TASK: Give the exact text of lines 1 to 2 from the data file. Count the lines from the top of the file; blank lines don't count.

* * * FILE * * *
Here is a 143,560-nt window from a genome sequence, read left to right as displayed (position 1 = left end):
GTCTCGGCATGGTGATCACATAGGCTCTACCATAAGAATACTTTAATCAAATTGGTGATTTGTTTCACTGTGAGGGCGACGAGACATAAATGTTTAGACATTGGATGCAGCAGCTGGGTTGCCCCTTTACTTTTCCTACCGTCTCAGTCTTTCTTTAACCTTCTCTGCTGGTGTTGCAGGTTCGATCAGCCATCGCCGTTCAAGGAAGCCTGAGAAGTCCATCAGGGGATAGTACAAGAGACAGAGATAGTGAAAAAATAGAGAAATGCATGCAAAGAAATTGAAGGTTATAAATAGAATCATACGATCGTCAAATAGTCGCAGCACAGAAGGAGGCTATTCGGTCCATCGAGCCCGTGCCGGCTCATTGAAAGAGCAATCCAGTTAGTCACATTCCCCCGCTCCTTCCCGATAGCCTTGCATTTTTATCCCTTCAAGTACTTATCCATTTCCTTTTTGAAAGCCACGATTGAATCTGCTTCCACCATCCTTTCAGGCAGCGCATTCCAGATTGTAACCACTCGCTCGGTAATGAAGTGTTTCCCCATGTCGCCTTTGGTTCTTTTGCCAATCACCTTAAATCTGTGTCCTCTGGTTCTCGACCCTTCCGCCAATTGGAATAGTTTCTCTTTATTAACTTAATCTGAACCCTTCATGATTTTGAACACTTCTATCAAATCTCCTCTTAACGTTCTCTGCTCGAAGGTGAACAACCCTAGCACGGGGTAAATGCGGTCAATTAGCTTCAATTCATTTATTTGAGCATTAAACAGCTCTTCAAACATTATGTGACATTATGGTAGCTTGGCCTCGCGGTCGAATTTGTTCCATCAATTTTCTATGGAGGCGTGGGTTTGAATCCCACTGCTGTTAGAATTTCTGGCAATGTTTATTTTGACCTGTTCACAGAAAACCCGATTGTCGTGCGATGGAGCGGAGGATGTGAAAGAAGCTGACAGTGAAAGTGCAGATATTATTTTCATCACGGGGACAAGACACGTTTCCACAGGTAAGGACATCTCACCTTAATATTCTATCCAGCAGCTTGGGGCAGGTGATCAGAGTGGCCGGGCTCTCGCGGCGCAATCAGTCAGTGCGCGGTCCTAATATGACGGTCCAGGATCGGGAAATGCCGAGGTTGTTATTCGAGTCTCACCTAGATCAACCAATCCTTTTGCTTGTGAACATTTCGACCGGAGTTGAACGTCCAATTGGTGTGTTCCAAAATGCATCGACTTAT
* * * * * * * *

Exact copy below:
Here is a 143,560-nt window from a genome sequence, read left to right as displayed (position 1 = left end):
GTCTCGGCATGGTGATCACATAGGCTCTACCATAAGAATACTTTAATCAAATTGGTGATTTGTTTCACTGTGAGGGCGACGAGACATAAATGTTTAGACATTGGATGCAGCAGCTGGGTTGCCCCTTTACTTTTCCTACCGTCTCAGTCTTTCTTTAACCTTCTCTGCTGGTGTTGCAGGTTCGATCAGCCATCGCCGTTCAAGGAAGCCTGAGAAGTCCATCAGGGGATAGTACAAGAGACAGAGATAGTGAAAAAATAGAGAAATGCATGCAAAGAAATTGAAGGTTATAAATAGAATCATACGATCGTCAAATAGTCGCAGCACAGAAGGAGGCTATTCGGTCCATCGAGCCCGTGCCGGCTCATTGAAAGAGCAATCCAGTTAGTCACATTCCCCCGCTCCTTCCCGATAGCCTTGCATTTTTATCCCTTCAAGTACTTATCCATTTCCTTTTTGAAAGCCACGATTGAATCTGCTTCCACCATCCTTTCAGGCAGCGCATTCCAGATTGTAACCACTCGCTCGGTAATGAAGTGTTTCCCCATGTCGCCTTTGGTTCTTTTGCCAATCACCTTAAATCTGTGTCCTCTGGTTCTCGACCCTTCCGCCAATTGGAATAGTTTCTCTTTATTAACTTAATCTGAACCCTTCATGATTTTGAACACTTCTATCAAATCTCCTCTTAACGTTCTCTGCTCGAAGGTGAACAACCCTAGCACGGGGTAAATGCGGTCAATTAGCTTCAATTCATTTATTTGAGCATTAAACAGCTCTTCAAACATTATGTGACATTATGGTAGCTTGGCCTCGCGGTCGAATTTGTTCCATCAATTTTCTATGGAGGCGTGGGTTTGAATCCCACTGCTGTTAGAATTTCTGGCAATGTTTATTTTGACCTGTTCACAGAAAACCCGATTGTCGTGCGATGGAGCGGAGGATGTGAAAGAAGCTGACAGTGAAAGTGCAGATATTATTTTCATCACGGGGACAAGACACGTTTCCACAGGTAAGGACATCTCACCTTAATATTCTATCCAGCAGCTTGGGGCAGGTGATCAGAGTGGCCGGGCTCTCGCGGCGCAATCAGTCAGTGCGCGGTCCTAATATGACGGTCCAGGATCGGGAAATGCCGAGGTTGTTATTCGAGTCTCACCTAGATCAACCAATCCTTTTGCTTGTGAACATTTCGACCGGAGTTGAACGTCCAATTGGTGTGTTCCAAAATGCATCGACTTAT